The Conflicting World of a GM: Looking Into How the ‘Hot-Seat’ May Affect the Lions’ Off-Season


Despite a roster rich in talent, the Detroit Lions will miss the playoffs for the thirteenth time in the past fourteen years.  Head Coach Jim Schwartz will likely be fired any day; GM Martin Mayhew is expected to be retained for at least another year.

Since Mayhew took over for Matt Millen in the 2009 offseason, the Lions haven’t had much success.  Detroit’s rare 2011 playoff appearance aside (they lost in the Wild Card round in 2011), the Lions went 4-12 last year and currently sit at 7-8—eliminated from playoff contention ahead of today’s meaningless game at Minnesota. If the Lions miss the playoffs again next season, Mayhew will very likely be fired. And he undoubtedly knows this.

Similar to a player being in a “contract year”, Mayhew is entering his own a make or break 2014.  And this reality will certainly affect the way he does business this offseason—a crucial offseason for Detroit.

Ndamukong Suh’s Pro Bowl selection triggered a $1 million escalator in his contract, setting his 2014 cap figure at a whopping $22.4 million. The reason for this is that Suh has restructured his contract each of the past two years. This past year he accepted a league minimum base salary, while pushing money owed forward into a signing bonus prorated over the remainder of his deal (not an uncommon league practice).

Mayhew also used this restructure method with Calvin Johnson during the past offseason. When Johnson agreed to take a league minimum base salary for 2013 on the 8-year/$150 million contract he signed in March of 2012, it meant his $8.7 million cap hit for this season would increase to over $13 million next season, $20.5 million in 2015 and over $24 million in 2016.

The present situation in Pittsburgh perfectly exemplifies how making short-sighted decisions, such as constantly restructuring the deals of your highest paid players, can eventually come back to bite you. The short-term relief these decisions provide is often not worth the risk when looking at the franchises best long-term interests. While Suh and Johnson’s 2013 restructures allowed Mayhew the flexibility to lock Matthew Stafford into a long-term extension as well as sign free agent Reggie Bush, they came with a future cost.

When assessing the pros and cons of all personnel decisions, it is supposed to be the job of a GM to look at both the short-term and the long-term. Yet often times, in such a cutthroat industry, the person making these personnel decisions isn’t thinking about the franchises long-term interests. With the NFLs “win or you’re gone” mentality, front office men know that if they fail in the short-term, they won’t be around to bear the consequences of their poor decisions.

The fact of the matter is there are very few coaches or GMs in the NFL who are blessed with job security. Kevin Colbert, the man behind the current salary cap mess in Pittsburgh, is not on the hot seat just yet; that’s what two Super Bowl’s and eight playoff appearances in a 13-year tenure will do for you. The job of Giants GM Jerry Reese, who’s won two Super Bowl’s in just seven years on the job, is ostensibly safe for now as well, even though the Giants have missed the playoffs for the fourth time in five years. But even in the cases of these two men—whose multiple championships symbolize as much success as anyone in today’s NFL—they surely will begin to feel pressure sooner rather than later.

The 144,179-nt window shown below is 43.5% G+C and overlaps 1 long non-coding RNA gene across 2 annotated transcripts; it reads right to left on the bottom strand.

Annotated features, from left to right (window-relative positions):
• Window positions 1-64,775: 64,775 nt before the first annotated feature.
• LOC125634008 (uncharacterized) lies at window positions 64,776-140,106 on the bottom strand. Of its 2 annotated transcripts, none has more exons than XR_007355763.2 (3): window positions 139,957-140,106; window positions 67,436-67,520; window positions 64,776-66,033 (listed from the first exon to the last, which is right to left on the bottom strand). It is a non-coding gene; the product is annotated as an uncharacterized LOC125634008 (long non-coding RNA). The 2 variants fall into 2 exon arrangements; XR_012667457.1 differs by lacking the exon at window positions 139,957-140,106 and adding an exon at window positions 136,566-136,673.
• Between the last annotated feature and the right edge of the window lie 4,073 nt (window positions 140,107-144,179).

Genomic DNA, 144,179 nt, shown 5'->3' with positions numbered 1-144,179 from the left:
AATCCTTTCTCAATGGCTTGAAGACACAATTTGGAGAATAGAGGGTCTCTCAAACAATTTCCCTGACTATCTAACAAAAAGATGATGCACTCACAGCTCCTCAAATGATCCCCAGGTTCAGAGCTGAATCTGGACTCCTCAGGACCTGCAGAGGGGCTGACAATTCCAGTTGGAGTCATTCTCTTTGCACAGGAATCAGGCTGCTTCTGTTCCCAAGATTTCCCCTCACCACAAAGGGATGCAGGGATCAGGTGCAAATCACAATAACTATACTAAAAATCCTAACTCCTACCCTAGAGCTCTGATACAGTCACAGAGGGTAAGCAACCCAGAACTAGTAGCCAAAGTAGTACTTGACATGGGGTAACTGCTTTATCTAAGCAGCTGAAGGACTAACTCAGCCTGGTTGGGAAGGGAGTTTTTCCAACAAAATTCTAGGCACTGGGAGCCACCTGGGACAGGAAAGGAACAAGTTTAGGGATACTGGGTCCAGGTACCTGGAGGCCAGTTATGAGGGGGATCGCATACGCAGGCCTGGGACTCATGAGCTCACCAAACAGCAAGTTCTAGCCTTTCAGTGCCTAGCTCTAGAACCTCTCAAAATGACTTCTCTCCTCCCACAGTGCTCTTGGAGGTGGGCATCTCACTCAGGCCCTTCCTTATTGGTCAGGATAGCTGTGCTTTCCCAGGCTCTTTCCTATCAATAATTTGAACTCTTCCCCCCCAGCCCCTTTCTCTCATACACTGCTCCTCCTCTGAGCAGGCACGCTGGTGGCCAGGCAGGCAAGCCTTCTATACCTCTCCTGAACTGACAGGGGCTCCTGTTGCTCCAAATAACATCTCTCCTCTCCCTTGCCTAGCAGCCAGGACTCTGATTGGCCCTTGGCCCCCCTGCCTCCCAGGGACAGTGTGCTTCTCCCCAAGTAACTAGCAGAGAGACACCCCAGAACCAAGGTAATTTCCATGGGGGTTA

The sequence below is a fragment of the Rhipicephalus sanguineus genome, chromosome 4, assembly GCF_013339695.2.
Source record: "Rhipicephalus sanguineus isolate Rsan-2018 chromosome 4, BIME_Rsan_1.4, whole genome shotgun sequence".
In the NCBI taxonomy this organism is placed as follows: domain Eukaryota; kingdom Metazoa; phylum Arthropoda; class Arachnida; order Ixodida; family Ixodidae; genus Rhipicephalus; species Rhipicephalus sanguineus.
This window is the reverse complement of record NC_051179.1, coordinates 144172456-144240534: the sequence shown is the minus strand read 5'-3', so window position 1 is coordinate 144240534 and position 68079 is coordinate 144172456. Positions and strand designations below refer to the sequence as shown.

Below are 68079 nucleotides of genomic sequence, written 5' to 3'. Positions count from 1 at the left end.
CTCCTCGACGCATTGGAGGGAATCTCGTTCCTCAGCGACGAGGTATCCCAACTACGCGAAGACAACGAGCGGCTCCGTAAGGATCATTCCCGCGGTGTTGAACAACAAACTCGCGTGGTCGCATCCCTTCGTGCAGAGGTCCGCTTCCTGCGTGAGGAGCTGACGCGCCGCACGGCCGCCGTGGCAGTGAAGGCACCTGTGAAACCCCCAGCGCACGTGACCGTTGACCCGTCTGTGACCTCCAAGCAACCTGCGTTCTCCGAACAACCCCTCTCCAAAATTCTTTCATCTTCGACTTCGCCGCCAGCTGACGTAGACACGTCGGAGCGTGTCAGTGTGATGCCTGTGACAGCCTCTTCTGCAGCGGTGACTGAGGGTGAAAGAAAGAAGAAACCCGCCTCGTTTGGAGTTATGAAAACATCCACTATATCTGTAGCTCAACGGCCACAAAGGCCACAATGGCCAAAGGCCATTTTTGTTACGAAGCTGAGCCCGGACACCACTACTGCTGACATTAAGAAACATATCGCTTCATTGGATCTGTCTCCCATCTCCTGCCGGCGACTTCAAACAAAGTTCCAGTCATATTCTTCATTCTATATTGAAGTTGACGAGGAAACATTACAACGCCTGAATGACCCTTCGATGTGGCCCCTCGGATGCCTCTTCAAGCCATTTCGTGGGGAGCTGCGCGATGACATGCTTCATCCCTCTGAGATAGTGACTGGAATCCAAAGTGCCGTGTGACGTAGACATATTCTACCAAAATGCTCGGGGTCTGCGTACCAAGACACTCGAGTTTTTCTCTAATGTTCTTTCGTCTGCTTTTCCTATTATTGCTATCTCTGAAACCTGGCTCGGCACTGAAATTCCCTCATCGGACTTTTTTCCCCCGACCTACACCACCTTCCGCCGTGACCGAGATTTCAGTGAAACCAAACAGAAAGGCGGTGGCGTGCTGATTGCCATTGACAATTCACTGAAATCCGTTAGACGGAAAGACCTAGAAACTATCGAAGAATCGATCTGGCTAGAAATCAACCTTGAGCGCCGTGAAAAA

When Jets GM Mike Tannenbaum was fired last offseason, he left the Jets cap situation in disarray.  One notable move that Tannenbaum made in the year prior to his discharge was extending Mark Sanchez in March 2012 (note: this was after the Jets failed in their attempts to get Peyton Manning).  Did Tannenbaum truly think Sanchez—a guy who had just suffered through three up and down years as a pro—was the future of the Jets franchise? Or did he fear the clock on his term might have been running out?

As the guaranteed portion of Sanchez’s rookie contract was already up after the 2012 season, Sanchez’s contract stipulated an $11.5 million cap hit in 2012 and a $7.5 million cap hit in 2013—a team-friendly deal for a starting caliber quarterback in the NFL. By extending Sanchez, Tannenbaum freed up almost $4 million in cap space for the 2012 offseason.  But at the same time, he guaranteed both the 2012 and 2013 salaries (worth over $20 million) of Sanchez.

The move was worth it for Tannenbaum; the freed up cap space was extra spending money that he got to use during the 2012 offseason. As for the “risk” that Sanchez (a guy that he drafted) would turn out to be a starting caliber quarterback—well that’s no longer Tannebaum’s problem. New Jets GM John Idzik is the one cleaning up the Sanchez mess now. Had Tannenbaum decided not to extend Sanchez, he almost surely still would have been fired after Sanchez and the Jets’ disastrous 2012 season.  The only difference is he would have had $4 million less to spend on 2012 roster talent.

As it stands currently, the combined 2014 cap hits for Suh, Calvin Johnson and Matthew Stafford is over $51 million. That will undoubtedly change; $51 million is approximately 40% of the projected $126 million 2014 salary cap—far too much for just three players to consume.

With Stafford, Johnson, Suh, Nick Fairley, Reggie Bush and Ziggy Ansah, the Lions have a very talented nucleus of players. However, they do have holes—chiefly in their secondary—and Mayhew will have to get creative in order to fill these holes.

Expect the contract’s of some key Lions to be extended and/or restructured again this offseason. And if things don’t work out for the Lions in 2014, expect there to be a new GM in Detroit after this season.

The new GMs main order of business? It may just be to clean up the mess that Mayhew left behind.

Andrew Cohen